Ron DaisePerforming artist Ron Daise received a $500 quarterly project grant from the South Carolina Arts Commission to produce and record a song, "People Gotta Know," for YoungStroke, Inc., which works to create awareness about strokes in young people. Daise is vice president for creative education at Brookgreen Gardens and the former chairman of the Gullah Geechee Cultural Heritage Corridor Commission. (Related: Brookgreen official wins grant for young stroke awareness) From The Sun News Article by Steve Palisin

A song not only can tell a story, but send a moving message to the masses. As Ron Daise will sing at the inaugural YoungStroke conference, which opens for three days Saturday (June 27-29) in Jacksonville, Fla., “People Gotta Know.” The multi-award-winning singer, songwriter and performer made this recording about stroke awareness and prevention an extracurricular project outside of his day job as vice president for creative education at Brookgreen Gardens, and to make a difference for the Gullah Geechee Cultural Heritage Corridor, which runs along the Atlantic coast from Wilmington, N.C., south to Jacksonville (www.gullahgeecheecorridor.org). Amy Edmunds of Conway, also a health sciences lecturer at Coastal Carolina University and the founder and chief executive of YoungStroke Inc., reiterates that this condition, when blood flow to a part of the brain stops, can affect anyone ages 18 to 65. She also shared the alarming statistic that 58.5 percent of doctor-diagnosed strokes in 2013 in South Carolina were for people younger than 65 – up from 50 percent in 2009, when the national average was 34 percent. Daise reflected on his contribution to getting the word out. Question | In the 2 minutes and 51 seconds of this song, with its upbeat piano introduction and the ivories’ ending signature framing the work of this piece, how easily did the lyrics pour from your heart, meshed with the composition and production by Travis Winbush? Was is a star that fell on your lap? Answer | I hear a rhythm, and from the rhythm come the lyrics. … I didn’t write the music, but I have a melody line. … It happened one day, and then it continued. … I had been having a conversation with Amy Edmunds. … She had met with me about my participating in this upcoming YoungStroke conference, and part of the conversation was, “Some people do not know what young stroke looks like. Well, it could look like you. Uh-huh, it could look like me. … ” That shows up in the chorus. … It was germinating for a while. I think our conversation was in November …, but it was on New Year’s Day that it fell from the sky. Q. | With your career built from talent and innovation in creativity, education and articulation, what extra effort goes into crafting a song, a lasting legacy that will be played over and over, and possibly for generations to come? A. | Developing a hook that someone will be interested in developing for the content of the songs, the telling of a story: That’s how the verses fell into place. This shows scenarios, and for the people who are experiencing strokes, or people witnessing family and close friends with stroke, how this might be something they should be aware of. Q. | How did having your wife of almost 30 years, Natalie, speak her part later in the song add another layer of depth in the devotion to this cause for health awareness? A. | It needed two voices, because I cannot be singing this spoken piece in addition to my singing the chorus, because it might be confusing. So I thought, I would like my wife to do this. Q. | How did you first encounter the reality of young stroke affecting folks as young as 18, right here along the Gullah Geechee Cultural Heritage Corridor and any points beyond where this message needs to resonate? A. | The awareness of stroke in young adults came from Amy Edmunds, at the time when I was chairman of the Gullah Geechee Cultural Heritage Corridor Commission. … At one of our meetings, she spoke about stroke affecting so many youth, how it was an international health concern, and how it’s particularly relevant for younger adults within the Gullah Geechee Cultural Heritage Corridor. … For a long time, it was thought that … if you’re older than 65 that those are the persons who would be affected by a stroke. … There’s a gentleman from my church who had a stroke earlier this year, and he is not over 65.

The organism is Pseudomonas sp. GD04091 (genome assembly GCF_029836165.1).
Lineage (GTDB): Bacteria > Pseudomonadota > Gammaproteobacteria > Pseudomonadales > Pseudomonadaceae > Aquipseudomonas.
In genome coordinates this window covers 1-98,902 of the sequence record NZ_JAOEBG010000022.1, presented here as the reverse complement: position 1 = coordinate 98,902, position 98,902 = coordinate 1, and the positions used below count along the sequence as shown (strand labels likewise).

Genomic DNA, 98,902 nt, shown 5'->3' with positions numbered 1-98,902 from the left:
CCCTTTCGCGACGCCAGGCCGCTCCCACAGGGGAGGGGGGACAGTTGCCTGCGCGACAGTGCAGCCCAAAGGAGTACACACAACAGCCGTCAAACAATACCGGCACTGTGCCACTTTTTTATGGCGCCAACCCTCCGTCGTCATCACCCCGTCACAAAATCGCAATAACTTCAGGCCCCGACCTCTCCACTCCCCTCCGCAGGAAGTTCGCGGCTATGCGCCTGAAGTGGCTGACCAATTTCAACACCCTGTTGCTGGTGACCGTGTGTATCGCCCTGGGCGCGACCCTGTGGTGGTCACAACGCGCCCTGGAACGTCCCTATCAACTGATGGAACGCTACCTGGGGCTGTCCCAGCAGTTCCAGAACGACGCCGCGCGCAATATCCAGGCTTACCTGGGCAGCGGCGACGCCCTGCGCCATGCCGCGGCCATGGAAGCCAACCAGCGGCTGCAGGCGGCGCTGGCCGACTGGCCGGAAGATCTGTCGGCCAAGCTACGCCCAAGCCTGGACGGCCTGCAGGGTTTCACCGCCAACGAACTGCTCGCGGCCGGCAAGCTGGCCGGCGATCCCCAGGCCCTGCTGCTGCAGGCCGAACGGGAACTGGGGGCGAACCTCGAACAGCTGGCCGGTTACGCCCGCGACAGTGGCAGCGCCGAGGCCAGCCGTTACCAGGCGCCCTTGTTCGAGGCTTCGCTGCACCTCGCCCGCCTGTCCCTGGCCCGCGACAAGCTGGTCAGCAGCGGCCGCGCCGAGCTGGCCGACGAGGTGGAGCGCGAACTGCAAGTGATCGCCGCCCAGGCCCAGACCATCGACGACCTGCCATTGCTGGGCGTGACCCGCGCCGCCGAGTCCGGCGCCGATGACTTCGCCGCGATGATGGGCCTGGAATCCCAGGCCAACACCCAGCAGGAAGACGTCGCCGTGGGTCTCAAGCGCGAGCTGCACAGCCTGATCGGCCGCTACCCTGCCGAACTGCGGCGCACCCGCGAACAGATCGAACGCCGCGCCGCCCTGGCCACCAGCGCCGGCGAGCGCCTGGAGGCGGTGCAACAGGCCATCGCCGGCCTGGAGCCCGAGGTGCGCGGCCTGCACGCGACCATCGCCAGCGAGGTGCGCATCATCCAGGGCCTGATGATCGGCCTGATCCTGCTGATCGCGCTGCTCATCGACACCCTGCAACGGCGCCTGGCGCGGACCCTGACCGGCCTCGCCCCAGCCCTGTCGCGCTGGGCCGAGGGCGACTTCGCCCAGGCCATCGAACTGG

Firsthand experience